Glasses formed from compositions within the abovedescribed range typically exhibit average linear coefficients of thermal expansion not exceeding about 105 × 10-7 per ° C. over the range 0°-300° C. and softening points of 645° C. or above. These glasses also exhibit leaching characteristics such that they are dissolved at a rate of at least about 0.4 milligrams of glass per square centimeter of exposed surface area per minute during exposure of the glass to 1 Normal HNO3 at 25° C. This combination of properties makes these glasses fully compatible with many of the commercially available lead silicate and other non-leachable glasses useful for matrix fabrication. Moreover, the dissolution rates thereof are substantially better, often by an order of magnitude, than one of the major prior art glasses previously employed for this purpose.
Optional oxide additions to the described core glass compositions may be made provided that the expansion, softening, and dissolution characteristics of the glass are not adversely affected thereby. Examples of useful additives include, but are not limited to: 0-12% Al2 O3, O-10% TiO2, 0-7% ZrO2, 0-3.5% Na2 O and 0-4% ZnO by weight. In general such oxide additions should not exceed about 12%, so that the total BaO + CaO + MgO + B2 O3 30 SiO2 content of the glass is at least about 88%.
Within the broad range of compositions above described, a leachable core glass may be provided which is closely compatible with an selected non-leachable matrix glass in terms of thermal expansion and softening point, while at the same time exhibiting improved acid dissolution characteristics permitting the manufacture of channeled articles of high quality.
The drawing consists of a diagrammatic representation of two process steps involved in the production of a channeled body, including schematic illustrations in plan view of the starting, intermediate and final products resulting therefrom.
In the fusion step shown, a number of glass subassemblies 10 are fused by heating into a composite glass article 20. Each glass subassembly 10 consists of a core element composed of a leachable core glass 11 disposed within and sealed to a skin element composed of skin glass 12. Core glass 11 is a leachable barium borosilicate glass having a composition as hereinabove described, and skin glass 12 is a non-leachable glass. In actuality, the core and skin elements are typically elongated, and are usually provided in the respective cylindrical and tubular configurations shown. However, elongated core and skin elements of non-circular cross-section could also be used.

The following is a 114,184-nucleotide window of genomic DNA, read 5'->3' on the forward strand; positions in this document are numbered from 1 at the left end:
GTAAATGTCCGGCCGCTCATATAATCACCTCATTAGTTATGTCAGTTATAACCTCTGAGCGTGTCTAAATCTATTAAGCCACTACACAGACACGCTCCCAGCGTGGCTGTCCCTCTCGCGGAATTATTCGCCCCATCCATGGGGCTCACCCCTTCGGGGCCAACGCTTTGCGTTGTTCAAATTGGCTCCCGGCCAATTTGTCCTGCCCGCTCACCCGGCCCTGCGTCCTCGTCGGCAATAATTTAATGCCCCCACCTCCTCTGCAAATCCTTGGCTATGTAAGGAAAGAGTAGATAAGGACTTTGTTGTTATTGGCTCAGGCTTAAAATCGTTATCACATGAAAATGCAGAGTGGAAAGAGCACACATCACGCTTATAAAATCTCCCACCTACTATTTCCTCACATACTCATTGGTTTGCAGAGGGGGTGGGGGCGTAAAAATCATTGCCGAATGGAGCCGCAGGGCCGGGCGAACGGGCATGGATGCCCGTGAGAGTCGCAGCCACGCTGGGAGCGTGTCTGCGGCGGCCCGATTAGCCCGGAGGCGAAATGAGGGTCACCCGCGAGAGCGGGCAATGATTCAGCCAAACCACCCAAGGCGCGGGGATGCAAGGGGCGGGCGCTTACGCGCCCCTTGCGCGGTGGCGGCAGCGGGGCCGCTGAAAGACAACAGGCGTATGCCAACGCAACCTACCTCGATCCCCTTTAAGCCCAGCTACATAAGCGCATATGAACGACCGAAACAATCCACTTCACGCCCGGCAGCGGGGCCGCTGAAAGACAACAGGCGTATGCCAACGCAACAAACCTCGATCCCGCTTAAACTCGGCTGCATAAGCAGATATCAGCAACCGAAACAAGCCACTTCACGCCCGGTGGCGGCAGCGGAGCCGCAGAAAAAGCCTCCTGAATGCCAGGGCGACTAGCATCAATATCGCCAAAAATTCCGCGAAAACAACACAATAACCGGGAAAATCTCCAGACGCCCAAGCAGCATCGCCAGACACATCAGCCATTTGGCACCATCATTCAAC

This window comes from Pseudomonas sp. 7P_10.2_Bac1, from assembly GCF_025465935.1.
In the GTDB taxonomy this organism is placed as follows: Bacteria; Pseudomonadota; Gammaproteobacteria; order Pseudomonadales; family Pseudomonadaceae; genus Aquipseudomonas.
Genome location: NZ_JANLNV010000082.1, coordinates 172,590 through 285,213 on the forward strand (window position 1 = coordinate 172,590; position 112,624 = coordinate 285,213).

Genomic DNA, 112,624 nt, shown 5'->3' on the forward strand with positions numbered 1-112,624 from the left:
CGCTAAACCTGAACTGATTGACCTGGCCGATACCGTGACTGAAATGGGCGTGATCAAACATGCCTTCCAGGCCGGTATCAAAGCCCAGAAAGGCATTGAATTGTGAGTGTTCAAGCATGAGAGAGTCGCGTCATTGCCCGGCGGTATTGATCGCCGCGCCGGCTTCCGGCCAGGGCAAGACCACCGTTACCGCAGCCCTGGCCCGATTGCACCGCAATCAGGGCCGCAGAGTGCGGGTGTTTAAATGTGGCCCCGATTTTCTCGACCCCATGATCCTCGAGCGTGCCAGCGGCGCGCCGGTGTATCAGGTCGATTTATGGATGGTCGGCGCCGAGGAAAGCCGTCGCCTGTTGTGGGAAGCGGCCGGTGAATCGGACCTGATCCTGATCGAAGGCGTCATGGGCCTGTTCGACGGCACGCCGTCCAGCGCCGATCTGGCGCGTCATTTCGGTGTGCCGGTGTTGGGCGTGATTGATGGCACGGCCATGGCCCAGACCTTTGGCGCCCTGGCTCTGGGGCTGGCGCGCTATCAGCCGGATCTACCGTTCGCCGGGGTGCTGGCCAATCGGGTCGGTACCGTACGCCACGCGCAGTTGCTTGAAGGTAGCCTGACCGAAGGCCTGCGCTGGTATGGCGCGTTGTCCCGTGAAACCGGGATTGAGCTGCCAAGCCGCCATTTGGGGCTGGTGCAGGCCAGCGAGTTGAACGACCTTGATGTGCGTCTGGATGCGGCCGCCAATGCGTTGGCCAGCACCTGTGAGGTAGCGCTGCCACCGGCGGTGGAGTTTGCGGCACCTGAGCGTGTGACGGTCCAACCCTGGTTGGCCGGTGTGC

The composite glass article 20 formed by the fusion step consists of a matrix composed of non-leachable glass 12 within which is encased an array of cores composed of leachable barium borosilicate glass 11. During the core removal step shown, the composite glass article 20 is immersed in an acid solution which leaches away glass 11 making up the core elements. The product is channel plate 30 which consists of a matrix composed of non-leachable glass 12 surrounding an array of channels resulting from the removal of the leachable core glass 11.
The most demanding application for composite glass articles provided in accordance with the present invention is in the manufacture of channel plates for channel amplifiers. Such plates comprise a very high number of channels (e.g., 106 channels per square inch in one application), having very small diameters and high length-to-diameter ratios. The preparation of a truly high quality channel plate exhibiting minimum channel tapering in such cases requires a core glass exhibiting an acid dissolution rate which exceeds the acid dissolution rate of the surrounding non-leachable matrix glass by a factor of at least about 104, preferably more.
For the purpose of the present description, a non-leachable skin or matrix glass is a glass having an acid dissolution rate not exceeding about 5 × 10-5 mg cm-2 min-1 in 1 Normal aqueous HNO3 at 25° C. Examples of non-leachable glass compositions useful as matrix glasses in accordance with the invention are set forth in parts by weight in Table I below. Included in the Table are the thermal expansion coefficients of each glass, expressed as an average over the temperature range 0°-300° C., and the temperature of the softening point of each glass in degrees C. The Table also reports acid dissolution rates where determined on individual glasses, in milligrams of glass per minute per square centimeter of glass surface area exposed to a 1N aqueous HNO3 solution at 25° C. The selection of acid and exposure temperature for reporting these dissolution rates is arbitrary, but provides an accurate and convenient means of comparing the acid dissolution properties of various glasses under conditions not greatly dissimilar from those of actual use.
TABLE I______________________________________Matrix Glass Compositions A B C D______________________________________PbO 50.7 45.0 30.0BaO 2.0 -- 11.8SiO2 39.0 47.0 57.0 67.4K2 O 5.3 8.0Rb2 O 2.0 --Al2 O3 -- -- 1.0 4.6Li2 O -- -- -- 6.9Na2 O -- -- 8.0 7.0Other -- -- -- 3.7Softening (° C)Point 596 650 630 647Thermal Expan-sion Coefficient× 107 (° C-1) 88.1 82.7 89.5 90.0DissolutionRate - 1N HNO3at 25° C(mg cm-2min-1) 4.17 × 10-5 3.59 × 10-6 -- --______________________________________
Compositions such as shown in Table I may be melted and drawn into tubing using conventional glass melting and forming processes. Thus they may readily be used to provide glass sleeves into which leachable core elements in the form of rods may be sealed for subsequent processing. A glass having a composition approximating that of Glass A of Table I has been used in the prior art for this purpose.
Preferred matrix glasses for channel amplifier fabrication are lead silicate glasses such as glass A and B of Table I. However, glasses such as C and D of Table I may be used to fabricate other types of channeled bodies. Of course, glasses other than those specifically shown in Table I could also be used in the fabrication of channeled articles, provided their properties meet the expansion, softening and dissolution requirements for matrix glasses. In general, compatibility with the leachable core glasses of the present invention dictates a preferred range of matrix glass properties which include an expansion coefficient of not less than about 70 × 10-7 /° C., a softening temperature not exceeding about 650° C., and a dissolution rate not exceeding about 5 × 10-5 milligrams of glass per square centimeter of exposed surface area per minute of exposure to 1N HNO3 at 25° C. Lead silicate glasses exhibiting these properties are particularly preferred.